kyra: I don’t want to dwell too much on this, as the set-up was good and having slept on it I think the episode ultimately works. Especially the way it ended, in vintage BB fashion; a normal show ends the episode after the shootout, while Gilligan makes sure that this one ends in the middle. One thing I’ve been wondering: why does Walt, who finally succumbs to calling for a hit on Jesse, have such qualms about murdering Hank? How do these two ideas square? They both are family, and they are both out to get him.
I want to close with a couple predictions for next week’s episode, “Ozymandias,” which Buckeye and I have been focused on since the titles were released.
1. The episode will not open with the conclusion of the shootout. This one seems kinda obvious, but vintage BB has the pre-credit open always as something cryptic. I see no reason why they would stop now. I’m thinking perhaps we get a 3rd flash-forward in this episode, which leads to one of my later predictions.
2. Gomey and Hank both kick the bucket. Hank is given one last scene to say his goodbye to Walt, but neither of them leave the desert alive.
3. Jesse survives, and is taken ‘hostage’ by the Nazis and forced to cook meth for them.
4. Walt purchases the giant gun in order to save Jesse from the Nazis, in one final murderous act to show how much he cares for him. At this point there’s no other possible baddies that would necessitate heavy artillery, and there has to be a compelling reason why he is back in New Mexico.
Buckeye: Good question about Walt’s refusal to attempt killing Hank. You’re right that he considers both “family” and, thus, in Walt’s mind untouchable—until recently. As opposed to Jesse, Hank has a more formal familial (if not biological) connection to Walt, but I think the real reason Walt surrendered was simply that had he shot at Hank, Gomey would’ve gunned him down a second later. Even an arrested Walt still has an instinct for self-preservation. That’s about the only answer I can muster.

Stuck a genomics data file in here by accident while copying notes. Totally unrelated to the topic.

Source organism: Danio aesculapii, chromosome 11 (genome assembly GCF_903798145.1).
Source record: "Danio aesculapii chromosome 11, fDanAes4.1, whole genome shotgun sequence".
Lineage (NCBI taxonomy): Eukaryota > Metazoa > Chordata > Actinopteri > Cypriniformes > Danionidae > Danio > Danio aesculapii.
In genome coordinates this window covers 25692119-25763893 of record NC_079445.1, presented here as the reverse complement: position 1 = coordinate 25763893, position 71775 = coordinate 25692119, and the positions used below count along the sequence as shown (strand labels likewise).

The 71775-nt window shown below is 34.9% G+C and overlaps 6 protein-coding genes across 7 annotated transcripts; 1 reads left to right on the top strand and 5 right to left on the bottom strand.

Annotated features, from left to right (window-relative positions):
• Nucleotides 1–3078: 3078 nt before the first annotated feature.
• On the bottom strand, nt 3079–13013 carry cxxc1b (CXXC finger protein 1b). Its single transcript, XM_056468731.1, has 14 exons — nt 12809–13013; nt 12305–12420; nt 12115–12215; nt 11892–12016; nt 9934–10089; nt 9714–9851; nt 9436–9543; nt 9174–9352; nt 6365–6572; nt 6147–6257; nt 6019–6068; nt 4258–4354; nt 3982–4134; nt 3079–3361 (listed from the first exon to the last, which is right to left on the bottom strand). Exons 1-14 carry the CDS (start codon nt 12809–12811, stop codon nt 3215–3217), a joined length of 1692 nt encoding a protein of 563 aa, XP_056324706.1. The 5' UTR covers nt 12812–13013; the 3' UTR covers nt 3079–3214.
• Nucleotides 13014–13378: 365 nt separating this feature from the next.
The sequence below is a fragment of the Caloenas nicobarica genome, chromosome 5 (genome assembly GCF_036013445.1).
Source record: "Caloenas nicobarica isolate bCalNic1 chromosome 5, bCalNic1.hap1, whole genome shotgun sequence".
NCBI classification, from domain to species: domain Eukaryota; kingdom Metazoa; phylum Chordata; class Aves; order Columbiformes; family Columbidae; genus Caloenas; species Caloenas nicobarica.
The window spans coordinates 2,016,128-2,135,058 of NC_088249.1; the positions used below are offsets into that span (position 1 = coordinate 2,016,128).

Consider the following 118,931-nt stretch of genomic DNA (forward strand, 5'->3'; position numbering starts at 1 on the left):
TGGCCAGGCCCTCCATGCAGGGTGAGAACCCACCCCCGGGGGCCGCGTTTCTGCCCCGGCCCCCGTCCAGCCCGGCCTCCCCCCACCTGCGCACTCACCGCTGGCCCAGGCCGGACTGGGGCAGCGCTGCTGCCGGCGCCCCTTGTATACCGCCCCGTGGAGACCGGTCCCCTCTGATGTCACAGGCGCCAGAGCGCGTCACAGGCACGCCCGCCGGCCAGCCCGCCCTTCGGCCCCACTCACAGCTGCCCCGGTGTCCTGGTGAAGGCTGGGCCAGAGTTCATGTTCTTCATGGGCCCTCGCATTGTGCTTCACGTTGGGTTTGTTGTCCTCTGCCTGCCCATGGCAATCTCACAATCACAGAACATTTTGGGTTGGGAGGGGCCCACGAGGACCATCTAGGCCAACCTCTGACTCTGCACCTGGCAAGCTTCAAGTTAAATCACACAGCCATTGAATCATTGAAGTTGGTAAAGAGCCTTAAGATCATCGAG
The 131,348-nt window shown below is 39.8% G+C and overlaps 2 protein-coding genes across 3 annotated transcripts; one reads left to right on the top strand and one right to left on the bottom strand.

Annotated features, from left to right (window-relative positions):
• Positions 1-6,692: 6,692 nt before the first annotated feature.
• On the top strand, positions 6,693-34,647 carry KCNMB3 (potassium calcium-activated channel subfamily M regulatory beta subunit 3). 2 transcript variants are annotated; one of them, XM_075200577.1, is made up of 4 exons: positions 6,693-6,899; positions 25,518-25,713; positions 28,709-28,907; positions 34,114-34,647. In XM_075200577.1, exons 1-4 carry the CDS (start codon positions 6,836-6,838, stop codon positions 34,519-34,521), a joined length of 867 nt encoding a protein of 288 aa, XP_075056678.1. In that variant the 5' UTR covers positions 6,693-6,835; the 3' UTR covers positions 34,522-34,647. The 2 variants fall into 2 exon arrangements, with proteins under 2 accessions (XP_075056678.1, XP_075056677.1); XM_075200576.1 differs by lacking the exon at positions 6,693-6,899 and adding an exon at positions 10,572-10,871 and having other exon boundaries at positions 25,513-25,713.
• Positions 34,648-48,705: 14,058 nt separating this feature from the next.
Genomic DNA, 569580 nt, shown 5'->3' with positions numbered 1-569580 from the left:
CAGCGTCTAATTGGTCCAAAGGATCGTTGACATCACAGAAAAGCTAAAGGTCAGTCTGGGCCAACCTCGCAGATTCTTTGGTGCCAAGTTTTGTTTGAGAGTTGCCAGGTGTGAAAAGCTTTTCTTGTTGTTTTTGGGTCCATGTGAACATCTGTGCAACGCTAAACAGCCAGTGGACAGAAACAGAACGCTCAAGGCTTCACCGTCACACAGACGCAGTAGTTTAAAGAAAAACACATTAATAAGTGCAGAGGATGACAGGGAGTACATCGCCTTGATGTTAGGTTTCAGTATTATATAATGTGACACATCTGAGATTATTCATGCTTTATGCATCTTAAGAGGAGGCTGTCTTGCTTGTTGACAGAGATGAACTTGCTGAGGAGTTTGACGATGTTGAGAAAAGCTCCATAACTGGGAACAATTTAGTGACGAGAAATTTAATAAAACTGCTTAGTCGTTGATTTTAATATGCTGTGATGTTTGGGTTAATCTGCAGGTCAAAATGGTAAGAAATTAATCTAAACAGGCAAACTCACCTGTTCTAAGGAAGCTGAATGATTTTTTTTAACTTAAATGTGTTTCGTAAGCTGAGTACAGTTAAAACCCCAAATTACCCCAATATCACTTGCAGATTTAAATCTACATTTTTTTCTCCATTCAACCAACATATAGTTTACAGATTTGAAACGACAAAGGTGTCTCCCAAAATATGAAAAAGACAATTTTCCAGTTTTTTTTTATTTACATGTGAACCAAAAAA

I agree with all of your predictions, and especially like your first—that the next episode won’t start with the standoff’s conclusion. One thing I’m having trouble predicting is how Walt will extricate himself from the skinheads’ grasp. He’s going to have to convince them that Jesse can cook as well (and as purely) as he can, because it’s Walt they want—as far as Todd’s uncle is concerned, he’s still under orders to kill Jesse. Especially considering the next episode’s title, it would make sense if Walt wasn’t cooking and/or is found out somehow, I just can’t guess as to how, plot-wise, that will take shape.